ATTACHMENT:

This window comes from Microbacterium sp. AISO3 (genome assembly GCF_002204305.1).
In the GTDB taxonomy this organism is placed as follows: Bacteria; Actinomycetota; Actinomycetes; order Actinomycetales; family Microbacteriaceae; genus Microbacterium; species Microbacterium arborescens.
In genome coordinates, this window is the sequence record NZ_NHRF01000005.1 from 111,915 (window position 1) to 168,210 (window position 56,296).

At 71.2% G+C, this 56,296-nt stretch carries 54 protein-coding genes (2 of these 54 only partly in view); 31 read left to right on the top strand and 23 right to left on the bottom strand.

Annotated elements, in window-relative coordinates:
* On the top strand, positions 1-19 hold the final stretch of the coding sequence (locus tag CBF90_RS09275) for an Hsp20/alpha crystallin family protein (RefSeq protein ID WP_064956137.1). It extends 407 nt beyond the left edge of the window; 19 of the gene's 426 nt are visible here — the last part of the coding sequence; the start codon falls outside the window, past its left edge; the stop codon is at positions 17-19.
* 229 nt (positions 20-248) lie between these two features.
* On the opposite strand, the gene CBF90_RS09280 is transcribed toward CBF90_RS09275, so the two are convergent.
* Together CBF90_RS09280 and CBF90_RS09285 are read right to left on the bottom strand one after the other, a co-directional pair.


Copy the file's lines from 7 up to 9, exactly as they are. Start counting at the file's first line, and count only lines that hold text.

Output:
* 229 nt (positions 20-248) lie between these two features.
* On the opposite strand, the gene CBF90_RS09280 is transcribed toward CBF90_RS09275, so the two are convergent.
* Together CBF90_RS09280 and CBF90_RS09285 are read right to left on the bottom strand one after the other, a co-directional pair.